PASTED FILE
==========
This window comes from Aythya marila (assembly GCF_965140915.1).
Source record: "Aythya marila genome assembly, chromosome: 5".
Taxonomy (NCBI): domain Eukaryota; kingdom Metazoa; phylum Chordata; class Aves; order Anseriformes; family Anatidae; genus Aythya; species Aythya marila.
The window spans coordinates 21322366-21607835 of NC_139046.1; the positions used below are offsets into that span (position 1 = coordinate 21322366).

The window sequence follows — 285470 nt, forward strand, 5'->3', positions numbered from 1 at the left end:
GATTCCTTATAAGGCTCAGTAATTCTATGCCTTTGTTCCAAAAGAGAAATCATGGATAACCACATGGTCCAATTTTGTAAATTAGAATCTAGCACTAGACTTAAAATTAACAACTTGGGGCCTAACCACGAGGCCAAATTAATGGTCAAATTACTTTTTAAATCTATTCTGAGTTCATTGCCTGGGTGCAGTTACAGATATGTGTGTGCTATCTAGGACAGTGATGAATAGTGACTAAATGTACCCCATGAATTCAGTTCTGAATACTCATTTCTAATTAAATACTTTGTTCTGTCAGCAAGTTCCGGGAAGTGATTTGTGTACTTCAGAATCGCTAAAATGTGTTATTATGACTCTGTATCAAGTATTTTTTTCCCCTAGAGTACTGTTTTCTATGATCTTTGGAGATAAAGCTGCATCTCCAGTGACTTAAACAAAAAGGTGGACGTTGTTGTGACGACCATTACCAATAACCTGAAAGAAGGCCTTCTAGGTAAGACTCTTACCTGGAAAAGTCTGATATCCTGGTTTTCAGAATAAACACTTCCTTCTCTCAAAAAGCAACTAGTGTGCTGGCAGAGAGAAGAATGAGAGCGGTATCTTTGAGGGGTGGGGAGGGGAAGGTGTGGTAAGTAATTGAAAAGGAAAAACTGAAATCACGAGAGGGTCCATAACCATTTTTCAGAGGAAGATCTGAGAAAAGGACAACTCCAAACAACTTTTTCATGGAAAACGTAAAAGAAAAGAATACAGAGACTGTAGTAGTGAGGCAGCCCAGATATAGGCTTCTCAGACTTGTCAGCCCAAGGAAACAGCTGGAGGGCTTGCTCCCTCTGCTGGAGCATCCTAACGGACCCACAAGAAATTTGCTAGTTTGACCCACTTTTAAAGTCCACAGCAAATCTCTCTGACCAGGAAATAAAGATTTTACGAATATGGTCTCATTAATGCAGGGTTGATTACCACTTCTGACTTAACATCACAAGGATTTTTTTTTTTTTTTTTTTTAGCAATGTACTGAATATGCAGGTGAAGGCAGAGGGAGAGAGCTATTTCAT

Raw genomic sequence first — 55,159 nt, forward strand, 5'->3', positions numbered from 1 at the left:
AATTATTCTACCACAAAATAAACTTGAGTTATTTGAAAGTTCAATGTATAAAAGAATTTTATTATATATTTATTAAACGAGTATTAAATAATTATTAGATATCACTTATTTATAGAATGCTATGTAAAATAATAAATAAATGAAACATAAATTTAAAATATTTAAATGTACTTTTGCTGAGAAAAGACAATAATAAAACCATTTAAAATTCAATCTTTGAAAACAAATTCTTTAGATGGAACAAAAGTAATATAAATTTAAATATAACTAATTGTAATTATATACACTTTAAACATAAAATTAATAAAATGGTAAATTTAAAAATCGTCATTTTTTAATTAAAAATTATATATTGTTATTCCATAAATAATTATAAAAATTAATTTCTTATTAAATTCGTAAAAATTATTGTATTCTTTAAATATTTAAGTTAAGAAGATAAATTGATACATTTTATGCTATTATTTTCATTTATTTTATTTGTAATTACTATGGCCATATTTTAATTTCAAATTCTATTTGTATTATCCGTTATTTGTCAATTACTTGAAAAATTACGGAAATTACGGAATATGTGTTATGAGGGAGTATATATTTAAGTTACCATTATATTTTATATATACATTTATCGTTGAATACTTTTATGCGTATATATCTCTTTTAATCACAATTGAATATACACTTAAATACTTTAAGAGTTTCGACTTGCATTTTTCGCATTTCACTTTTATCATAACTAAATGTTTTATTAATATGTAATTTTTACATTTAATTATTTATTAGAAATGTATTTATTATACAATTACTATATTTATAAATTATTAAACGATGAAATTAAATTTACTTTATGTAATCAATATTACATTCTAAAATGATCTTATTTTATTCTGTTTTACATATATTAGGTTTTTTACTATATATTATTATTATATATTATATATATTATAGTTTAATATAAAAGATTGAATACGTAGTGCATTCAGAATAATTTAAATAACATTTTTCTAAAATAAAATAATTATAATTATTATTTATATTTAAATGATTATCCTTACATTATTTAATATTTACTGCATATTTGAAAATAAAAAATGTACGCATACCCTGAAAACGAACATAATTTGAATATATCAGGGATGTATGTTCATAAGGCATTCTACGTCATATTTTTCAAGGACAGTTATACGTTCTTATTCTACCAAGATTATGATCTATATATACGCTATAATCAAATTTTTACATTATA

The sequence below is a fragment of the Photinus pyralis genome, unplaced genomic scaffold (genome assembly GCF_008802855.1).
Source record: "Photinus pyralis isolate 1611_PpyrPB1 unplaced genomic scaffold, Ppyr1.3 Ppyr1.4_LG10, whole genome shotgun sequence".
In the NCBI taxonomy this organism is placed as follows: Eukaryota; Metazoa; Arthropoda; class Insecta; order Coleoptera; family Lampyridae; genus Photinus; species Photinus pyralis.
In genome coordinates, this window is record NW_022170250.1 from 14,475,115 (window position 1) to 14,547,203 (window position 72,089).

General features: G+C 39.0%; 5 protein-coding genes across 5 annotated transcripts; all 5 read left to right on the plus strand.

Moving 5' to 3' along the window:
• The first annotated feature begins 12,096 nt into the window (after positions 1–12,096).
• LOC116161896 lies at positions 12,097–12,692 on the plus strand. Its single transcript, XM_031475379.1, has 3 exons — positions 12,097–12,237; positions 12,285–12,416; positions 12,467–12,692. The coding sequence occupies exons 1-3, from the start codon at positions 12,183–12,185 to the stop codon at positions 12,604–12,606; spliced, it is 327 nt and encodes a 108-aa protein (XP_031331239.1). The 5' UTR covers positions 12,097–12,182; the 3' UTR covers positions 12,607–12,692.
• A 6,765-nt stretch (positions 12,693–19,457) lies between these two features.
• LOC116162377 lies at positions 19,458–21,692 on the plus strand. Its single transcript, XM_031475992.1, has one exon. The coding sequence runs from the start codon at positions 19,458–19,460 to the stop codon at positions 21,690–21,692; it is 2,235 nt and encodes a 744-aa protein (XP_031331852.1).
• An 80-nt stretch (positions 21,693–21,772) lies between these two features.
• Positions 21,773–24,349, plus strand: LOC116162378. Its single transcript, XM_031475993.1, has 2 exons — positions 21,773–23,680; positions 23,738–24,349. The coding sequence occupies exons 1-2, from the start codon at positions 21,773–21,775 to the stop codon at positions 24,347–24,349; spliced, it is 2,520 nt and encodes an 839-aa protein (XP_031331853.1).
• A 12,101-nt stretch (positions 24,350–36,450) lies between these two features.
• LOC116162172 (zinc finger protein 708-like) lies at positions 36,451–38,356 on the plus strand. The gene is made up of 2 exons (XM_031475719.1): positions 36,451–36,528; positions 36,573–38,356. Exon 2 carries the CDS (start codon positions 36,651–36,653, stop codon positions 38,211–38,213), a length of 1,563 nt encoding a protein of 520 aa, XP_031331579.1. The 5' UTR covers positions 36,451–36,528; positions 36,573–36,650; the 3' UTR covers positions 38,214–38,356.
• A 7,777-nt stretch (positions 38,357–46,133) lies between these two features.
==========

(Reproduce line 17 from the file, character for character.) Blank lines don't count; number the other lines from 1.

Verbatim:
• A 6,765-nt stretch (positions 12,693–19,457) lies between these two features.